The Awful Dr. Orloff/Review

From The Grindhouse Cinema Database

< The Awful Dr. Orloff
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The Awful Dr. Orloff was Jess Franco's first internationally-released film, and, perhaps even more importantly, it was the very first Spanish horror film ever made. It is part homage to the gothic horror classics, part rip-off of the French film Eyes without a Face, and part boring-ass police procedural.

The story revolves around Dr. Orloff (played by Franco regular Howard Vernon) who is trying to restore the beauty of his badly scarred daughter. As we all know, the best way to repair scarred up skin is to replace it with beautiful skin sourced from beautiful flayed women.

He is the awful Dr. Orloff after all.

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Dr. Orloff is assisted by an Igor-type character called Morpho. He's a blind, mute, murderer with a penchant for biting. They never say in the movie but it looks like Dr. Orloff did some experimenting on him. Perhaps this was the price he paid for allowing Dr. Orloff to organize his escape from prison. These details aren't explicit in the movie, but it's a safe assumption.

What is explicit in this movie is a flaying scene involving a topless woman and, later, a ripped-off dress that exposes more skin than horror audiences were used to in 1962.

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Well, these scenes aren't terribly explicit for modern audiences, but were explicit enough to be censored in the initial releases of this film in Spain, the UK, and America.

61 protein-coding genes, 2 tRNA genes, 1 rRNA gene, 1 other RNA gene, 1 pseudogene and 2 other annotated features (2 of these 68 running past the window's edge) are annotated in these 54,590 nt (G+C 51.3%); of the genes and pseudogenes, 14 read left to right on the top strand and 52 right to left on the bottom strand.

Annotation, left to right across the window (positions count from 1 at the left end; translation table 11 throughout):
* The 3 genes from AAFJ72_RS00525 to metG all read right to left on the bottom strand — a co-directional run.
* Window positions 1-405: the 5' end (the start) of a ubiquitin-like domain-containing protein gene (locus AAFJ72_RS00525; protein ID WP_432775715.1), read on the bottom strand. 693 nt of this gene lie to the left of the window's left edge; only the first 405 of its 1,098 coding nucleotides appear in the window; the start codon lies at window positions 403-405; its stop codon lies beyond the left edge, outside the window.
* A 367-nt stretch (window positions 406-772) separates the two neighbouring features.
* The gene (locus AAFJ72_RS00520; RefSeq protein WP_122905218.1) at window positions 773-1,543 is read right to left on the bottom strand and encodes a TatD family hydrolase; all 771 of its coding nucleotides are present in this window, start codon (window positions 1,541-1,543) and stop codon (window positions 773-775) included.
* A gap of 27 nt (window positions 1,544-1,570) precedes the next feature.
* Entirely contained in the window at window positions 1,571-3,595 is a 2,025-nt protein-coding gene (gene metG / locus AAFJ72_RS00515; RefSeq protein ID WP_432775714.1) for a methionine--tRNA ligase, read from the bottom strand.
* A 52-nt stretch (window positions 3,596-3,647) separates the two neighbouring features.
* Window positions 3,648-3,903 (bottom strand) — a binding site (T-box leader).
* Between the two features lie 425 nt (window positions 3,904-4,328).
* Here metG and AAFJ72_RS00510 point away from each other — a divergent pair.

Filling out the cast of characters are a police inspector and his girlfriend, the gorgeous Diana Lorys as Wanda. Dr. Orloff will eventually take notice of her.

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Before that though, Dr. Orloff's experiments aren't going so well -- he can't get the skin grafts to grow on his daughter. They keep dying. He thinks this is because the host dies in the process so he tries to take the skin while keeping the donor alive.

This makes no sense, of course, so I suppose this tells us his doctorate wasn't in medicine.

One day he meets the aforementioned Wanda and becomes obsessed -- I mean who wouldn't? -- but he's obsessed because she looks exactly like his scarred daughter, not because she's drop-dead gorgeous.

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We all get there in different ways.

Luckily for Wanda, the police are hot on Dr. Orloff's tail.

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Beyond the beautiful people in this movie, the cinematography is also gorgeous. It really does look like those classic Gothic monster movies we all love. Here in Orlon, we've got a creepy castle, some well-lit night shots, some beautifully quiet city streets, and it all looks fantastic.

The film can also boast some creepy, tense moments. Dr. Orloff is a great villain, and his "Igor" Morpho is a great villain's assistant. If the movie were just scenes of them and their victims, this would be a great movie.

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Unfortunately, way too much of the film is devoted to a police procedural story. The detectives trying to solve the murders interview people, bring in a sketch artist, talk, look at papers, and it's all just a boring waste of time. Well, there is one scene in which the police interview a drunk fisherman that's pretty funny, but that hardly makes up for all of the other police scenes.

Beyond the police procedures, there are some odd -- which is my nice way of saying terrible -- music choices here.

Overall, The Awful Dr. Orloff is a flawed film but still one worth checking out. When it's good, it's really good. And as the very first Spanish horror film, there's that historical significance to consider. The fact that this historically significant film was directed by Jesús Franco should be enough to make any grindhouse fan want to check it out.


Rob McGee has written comedy and short stories for The American Bystander, Sammiches and Psych Meds, and a number of other funny places online and off. You can follow him on Twitter and YouTube.

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